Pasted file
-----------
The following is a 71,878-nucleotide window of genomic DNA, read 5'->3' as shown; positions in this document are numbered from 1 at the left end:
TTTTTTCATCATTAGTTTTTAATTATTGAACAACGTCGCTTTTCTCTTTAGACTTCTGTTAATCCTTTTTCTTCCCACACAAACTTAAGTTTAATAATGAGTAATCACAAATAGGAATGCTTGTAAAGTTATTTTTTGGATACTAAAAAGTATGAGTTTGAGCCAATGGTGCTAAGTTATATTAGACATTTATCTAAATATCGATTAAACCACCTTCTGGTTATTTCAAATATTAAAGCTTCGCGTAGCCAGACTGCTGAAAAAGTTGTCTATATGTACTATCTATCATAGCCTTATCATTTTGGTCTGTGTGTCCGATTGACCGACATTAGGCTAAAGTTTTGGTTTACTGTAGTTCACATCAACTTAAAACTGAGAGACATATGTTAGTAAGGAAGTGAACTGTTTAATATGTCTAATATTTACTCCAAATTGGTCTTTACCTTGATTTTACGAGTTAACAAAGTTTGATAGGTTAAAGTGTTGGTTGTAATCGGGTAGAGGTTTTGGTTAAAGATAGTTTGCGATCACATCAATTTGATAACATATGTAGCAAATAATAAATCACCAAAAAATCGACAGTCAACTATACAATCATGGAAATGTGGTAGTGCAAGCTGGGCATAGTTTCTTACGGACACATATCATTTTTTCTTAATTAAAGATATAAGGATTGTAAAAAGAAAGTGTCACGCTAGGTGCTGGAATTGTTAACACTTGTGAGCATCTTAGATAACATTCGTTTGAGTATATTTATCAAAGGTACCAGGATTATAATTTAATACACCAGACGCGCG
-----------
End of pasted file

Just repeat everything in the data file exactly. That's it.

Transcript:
The following is a 71,878-nucleotide window of genomic DNA, read 5'->3' as shown; positions in this document are numbered from 1 at the left end:
TTTTTTCATCATTAGTTTTTAATTATTGAACAACGTCGCTTTTCTCTTTAGACTTCTGTTAATCCTTTTTCTTCCCACACAAACTTAAGTTTAATAATGAGTAATCACAAATAGGAATGCTTGTAAAGTTATTTTTTGGATACTAAAAAGTATGAGTTTGAGCCAATGGTGCTAAGTTATATTAGACATTTATCTAAATATCGATTAAACCACCTTCTGGTTATTTCAAATATTAAAGCTTCGCGTAGCCAGACTGCTGAAAAAGTTGTCTATATGTACTATCTATCATAGCCTTATCATTTTGGTCTGTGTGTCCGATTGACCGACATTAGGCTAAAGTTTTGGTTTACTGTAGTTCACATCAACTTAAAACTGAGAGACATATGTTAGTAAGGAAGTGAACTGTTTAATATGTCTAATATTTACTCCAAATTGGTCTTTACCTTGATTTTACGAGTTAACAAAGTTTGATAGGTTAAAGTGTTGGTTGTAATCGGGTAGAGGTTTTGGTTAAAGATAGTTTGCGATCACATCAATTTGATAACATATGTAGCAAATAATAAATCACCAAAAAATCGACAGTCAACTATACAATCATGGAAATGTGGTAGTGCAAGCTGGGCATAGTTTCTTACGGACACATATCATTTTTTCTTAATTAAAGATATAAGGATTGTAAAAAGAAAGTGTCACGCTAGGTGCTGGAATTGTTAACACTTGTGAGCATCTTAGATAACATTCGTTTGAGTATATTTATCAAAGGTACCAGGATTATAATTTAATACACCAGACGCGCG